Her face is simply drawn with thick lines, where the main features are a singular eye, plump lips, an L-shaped nose, and a singular strand of hair. These features seem to seep through the surface she is drawn on as the chin is the only element that defines the confines of her face. Her sometimes carmine lips seep through the sides of her mouth, yet, the most dominating element is her singular eye, which stares back at whoever looks at it, from any angle. As her simply drawn are vaguely reminiscent of the multiple perspectives popularly used in cubist art, her stare becomes ambiguous - she could be looking at you from the front, or from either side.
She dominates the city of London as her static gaze marks the different points where people rush through. She is always appearing the same yet is never quite identical. Sometimes, she is discreet, whereas others she is blatantly pasted on public walls or on the decadent and no-longer-functional phone booths in Camden. Other times, she is large and imposing but more temporary as she is plastered on Soho’s scaffolded walls that will be removed once the job is completed. Sometimes she stays months on one wall, establishing its permanence through spray paint and becoming a pleasant addition to the familiar pattern of a daily routine.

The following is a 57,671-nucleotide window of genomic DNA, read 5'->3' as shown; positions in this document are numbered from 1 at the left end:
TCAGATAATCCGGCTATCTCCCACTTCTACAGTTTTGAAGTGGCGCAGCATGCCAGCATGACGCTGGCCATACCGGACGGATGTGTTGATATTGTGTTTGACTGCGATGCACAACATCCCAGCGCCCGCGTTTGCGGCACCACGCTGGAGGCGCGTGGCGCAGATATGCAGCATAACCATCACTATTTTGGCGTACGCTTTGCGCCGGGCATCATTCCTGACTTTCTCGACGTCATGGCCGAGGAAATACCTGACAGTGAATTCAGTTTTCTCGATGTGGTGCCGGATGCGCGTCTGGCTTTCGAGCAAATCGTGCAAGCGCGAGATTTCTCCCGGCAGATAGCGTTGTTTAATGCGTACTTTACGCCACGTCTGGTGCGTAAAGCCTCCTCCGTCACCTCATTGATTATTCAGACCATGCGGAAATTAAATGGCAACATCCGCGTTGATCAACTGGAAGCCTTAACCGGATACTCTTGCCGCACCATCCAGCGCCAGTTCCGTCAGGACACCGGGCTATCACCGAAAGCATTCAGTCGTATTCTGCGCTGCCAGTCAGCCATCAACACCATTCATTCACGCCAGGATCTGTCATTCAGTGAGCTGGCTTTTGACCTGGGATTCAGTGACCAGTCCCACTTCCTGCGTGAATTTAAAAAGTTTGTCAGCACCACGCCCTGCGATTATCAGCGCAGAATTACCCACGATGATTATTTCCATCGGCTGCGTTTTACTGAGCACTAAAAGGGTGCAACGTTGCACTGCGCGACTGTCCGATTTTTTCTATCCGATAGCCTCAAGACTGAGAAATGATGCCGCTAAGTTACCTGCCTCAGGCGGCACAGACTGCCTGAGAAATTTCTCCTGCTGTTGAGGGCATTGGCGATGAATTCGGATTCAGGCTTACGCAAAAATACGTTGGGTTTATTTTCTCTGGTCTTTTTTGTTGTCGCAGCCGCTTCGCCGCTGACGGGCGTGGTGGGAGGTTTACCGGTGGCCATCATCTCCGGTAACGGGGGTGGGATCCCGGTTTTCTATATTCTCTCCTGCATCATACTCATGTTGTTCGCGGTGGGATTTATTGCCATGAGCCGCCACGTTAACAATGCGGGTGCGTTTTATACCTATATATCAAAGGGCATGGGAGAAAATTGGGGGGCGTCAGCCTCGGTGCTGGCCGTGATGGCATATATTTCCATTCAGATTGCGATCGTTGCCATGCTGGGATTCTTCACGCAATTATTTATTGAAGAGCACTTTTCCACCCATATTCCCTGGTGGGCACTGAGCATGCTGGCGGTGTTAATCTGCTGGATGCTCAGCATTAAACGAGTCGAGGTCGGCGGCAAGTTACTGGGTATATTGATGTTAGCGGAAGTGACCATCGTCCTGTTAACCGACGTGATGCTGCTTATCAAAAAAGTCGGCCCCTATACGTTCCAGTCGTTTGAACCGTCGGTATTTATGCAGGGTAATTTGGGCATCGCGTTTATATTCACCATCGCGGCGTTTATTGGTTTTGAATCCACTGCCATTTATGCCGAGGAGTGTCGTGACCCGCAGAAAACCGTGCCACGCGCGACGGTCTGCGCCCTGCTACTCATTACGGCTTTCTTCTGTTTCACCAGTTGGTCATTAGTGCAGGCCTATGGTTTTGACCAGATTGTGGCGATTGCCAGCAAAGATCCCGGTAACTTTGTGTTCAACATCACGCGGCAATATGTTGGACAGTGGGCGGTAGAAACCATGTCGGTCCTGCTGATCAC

Still taken from Limbo, directed by Ben Sharrock. Image: TIFF.
Other times she appears drawn on A4-sized pages of text plastered on lampposts or postboxes just like flyers and leaflets. She becomes more vulnerable as a result, as she can suddenly be ripped from the surface she once covered, leaving only the traces of some strips of stuck paper.
I often find myself lost in thought when walking from point A to point B of the city. Sometimes, I arrive at my destination with no real recollection of the journey. I used to be easily absorbed in the constantly moving spaces, forgetting about the value of the smaller pieces that help make up the bigger picture; the singular dots on the screens of static.